Well! Have I got an idea for you!
Author Teri Terry (I know – really, that’s her name!) has launched a competition, open to anyone at all, to make a trailer for her new novel for teenagers Mind Games. The Prize? She will come in person to visit the school/library you nominate, do a reading and Q&A event and book signing.
It’s pretty straightforward:
Step 1: Read Mind Games. Obviously. I actually really enjoyed the Slated trilogy, so I look forward to reading this one.
Step 2: Be creative! Make/animate/film a trailer for the book. There are zillions of book trailers on YouTube. Have a look at the one for Slated:
Step 3: Upload to YouTube and post a link to it in a comment on Teri’s blog. All the details are right here:
Go on! Be a trail(er)blazer!
I’ve spent enough years teaching kids English to know that, as soon as you mention the word ‘poetry’, faces wrinkle. Mouths distort, as if under onslaught by a particularly bitter taste; eyes avert, chairs shift. Teenage discomfort, locked up in one tiny word.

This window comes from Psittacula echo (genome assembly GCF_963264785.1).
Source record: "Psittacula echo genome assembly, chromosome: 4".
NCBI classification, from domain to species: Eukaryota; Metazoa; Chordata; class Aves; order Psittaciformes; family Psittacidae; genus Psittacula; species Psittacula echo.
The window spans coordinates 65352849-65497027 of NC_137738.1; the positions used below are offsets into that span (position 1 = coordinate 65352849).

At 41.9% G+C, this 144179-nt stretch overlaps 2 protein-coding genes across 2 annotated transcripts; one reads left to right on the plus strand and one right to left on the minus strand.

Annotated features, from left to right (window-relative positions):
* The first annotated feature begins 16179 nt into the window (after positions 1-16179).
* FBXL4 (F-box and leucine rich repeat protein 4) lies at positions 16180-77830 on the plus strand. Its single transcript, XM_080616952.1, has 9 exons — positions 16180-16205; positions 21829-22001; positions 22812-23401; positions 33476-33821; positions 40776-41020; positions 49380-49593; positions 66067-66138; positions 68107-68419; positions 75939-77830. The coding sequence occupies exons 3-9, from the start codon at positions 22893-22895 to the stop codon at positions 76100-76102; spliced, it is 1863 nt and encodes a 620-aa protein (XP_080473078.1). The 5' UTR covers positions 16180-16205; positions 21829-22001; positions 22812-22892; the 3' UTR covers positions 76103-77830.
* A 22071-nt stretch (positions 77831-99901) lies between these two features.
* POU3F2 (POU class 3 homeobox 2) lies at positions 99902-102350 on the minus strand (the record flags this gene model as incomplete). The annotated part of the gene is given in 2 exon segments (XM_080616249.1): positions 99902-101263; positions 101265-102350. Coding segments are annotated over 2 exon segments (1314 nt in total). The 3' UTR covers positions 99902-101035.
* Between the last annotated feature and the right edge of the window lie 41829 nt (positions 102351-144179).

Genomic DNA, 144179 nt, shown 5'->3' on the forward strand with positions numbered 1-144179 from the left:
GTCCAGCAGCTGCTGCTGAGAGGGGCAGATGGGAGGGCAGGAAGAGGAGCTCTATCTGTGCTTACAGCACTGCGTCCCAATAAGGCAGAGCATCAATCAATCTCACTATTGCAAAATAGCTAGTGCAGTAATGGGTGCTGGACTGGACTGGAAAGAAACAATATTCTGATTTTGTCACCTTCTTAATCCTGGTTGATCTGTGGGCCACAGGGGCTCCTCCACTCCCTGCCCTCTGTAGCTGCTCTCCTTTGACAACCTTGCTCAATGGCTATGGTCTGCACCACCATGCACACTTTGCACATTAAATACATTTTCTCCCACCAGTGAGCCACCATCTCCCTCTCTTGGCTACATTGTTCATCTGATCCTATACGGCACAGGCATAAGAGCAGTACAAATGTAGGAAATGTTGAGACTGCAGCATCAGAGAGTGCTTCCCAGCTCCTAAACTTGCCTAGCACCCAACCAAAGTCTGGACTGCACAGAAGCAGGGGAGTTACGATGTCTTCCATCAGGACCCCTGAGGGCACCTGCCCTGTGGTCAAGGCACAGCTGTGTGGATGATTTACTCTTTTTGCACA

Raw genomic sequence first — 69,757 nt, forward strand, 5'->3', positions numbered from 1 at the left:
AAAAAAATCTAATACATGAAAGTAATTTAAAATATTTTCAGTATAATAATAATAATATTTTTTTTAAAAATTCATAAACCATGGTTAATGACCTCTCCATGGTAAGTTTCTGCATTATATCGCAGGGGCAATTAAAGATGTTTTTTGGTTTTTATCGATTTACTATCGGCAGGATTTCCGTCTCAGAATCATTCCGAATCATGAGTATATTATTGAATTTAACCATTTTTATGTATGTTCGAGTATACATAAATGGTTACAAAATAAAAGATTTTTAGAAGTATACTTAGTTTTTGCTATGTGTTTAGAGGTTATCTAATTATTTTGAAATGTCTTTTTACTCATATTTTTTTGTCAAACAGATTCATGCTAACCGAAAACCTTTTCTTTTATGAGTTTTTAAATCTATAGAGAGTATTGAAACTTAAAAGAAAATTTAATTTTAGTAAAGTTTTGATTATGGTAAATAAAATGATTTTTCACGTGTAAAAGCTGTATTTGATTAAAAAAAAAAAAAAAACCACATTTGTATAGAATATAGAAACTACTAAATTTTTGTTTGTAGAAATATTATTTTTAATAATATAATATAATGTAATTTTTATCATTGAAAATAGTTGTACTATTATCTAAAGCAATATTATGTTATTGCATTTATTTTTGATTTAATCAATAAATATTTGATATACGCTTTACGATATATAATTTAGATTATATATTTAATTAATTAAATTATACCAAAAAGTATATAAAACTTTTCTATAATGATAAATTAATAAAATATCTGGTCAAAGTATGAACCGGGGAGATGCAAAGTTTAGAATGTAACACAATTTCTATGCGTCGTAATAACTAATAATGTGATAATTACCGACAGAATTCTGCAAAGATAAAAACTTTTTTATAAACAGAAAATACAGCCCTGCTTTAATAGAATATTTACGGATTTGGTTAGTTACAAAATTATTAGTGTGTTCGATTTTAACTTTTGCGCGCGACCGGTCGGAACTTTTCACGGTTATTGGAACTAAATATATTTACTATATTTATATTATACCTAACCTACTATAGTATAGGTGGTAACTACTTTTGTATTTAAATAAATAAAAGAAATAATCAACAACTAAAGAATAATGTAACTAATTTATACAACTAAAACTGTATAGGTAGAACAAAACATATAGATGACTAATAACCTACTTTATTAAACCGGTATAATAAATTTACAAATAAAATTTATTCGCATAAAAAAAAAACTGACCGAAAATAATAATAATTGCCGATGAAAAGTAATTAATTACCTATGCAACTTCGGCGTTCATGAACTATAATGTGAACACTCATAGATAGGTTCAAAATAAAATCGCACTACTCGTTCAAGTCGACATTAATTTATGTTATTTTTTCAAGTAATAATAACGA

Maybe that’s the reason why poetry for young people doesn’t tend to sell (broadly speaking) and therefore rarely gets published. So much better then, that there is a whole new opportunity out there: the www.literacytrust.org.uk/poetryprize
In partnership with Bloomsbury Publishing, they want poems on the subject of reading and literature, a maximum of 16 lines long and in any format, but – crucially – aimed at children and young people. The winning entry will be printed on posters and distributed to schools nationwide to foster a love of reading.
The winner will be selected from the short-list by a judging panel of:
- Tony Bradman, award-winning writer and co-author of the Space School series for A&C Black
- Sarah Crossan, children’s poet and author of The Weight of Water
- Hannah Rolls, Bloomsbury Commissioning Editor
- Jonathan Douglas, National Literacy Trust Director
All entries must be in by 31st August.
I’m certainly planning to have a go.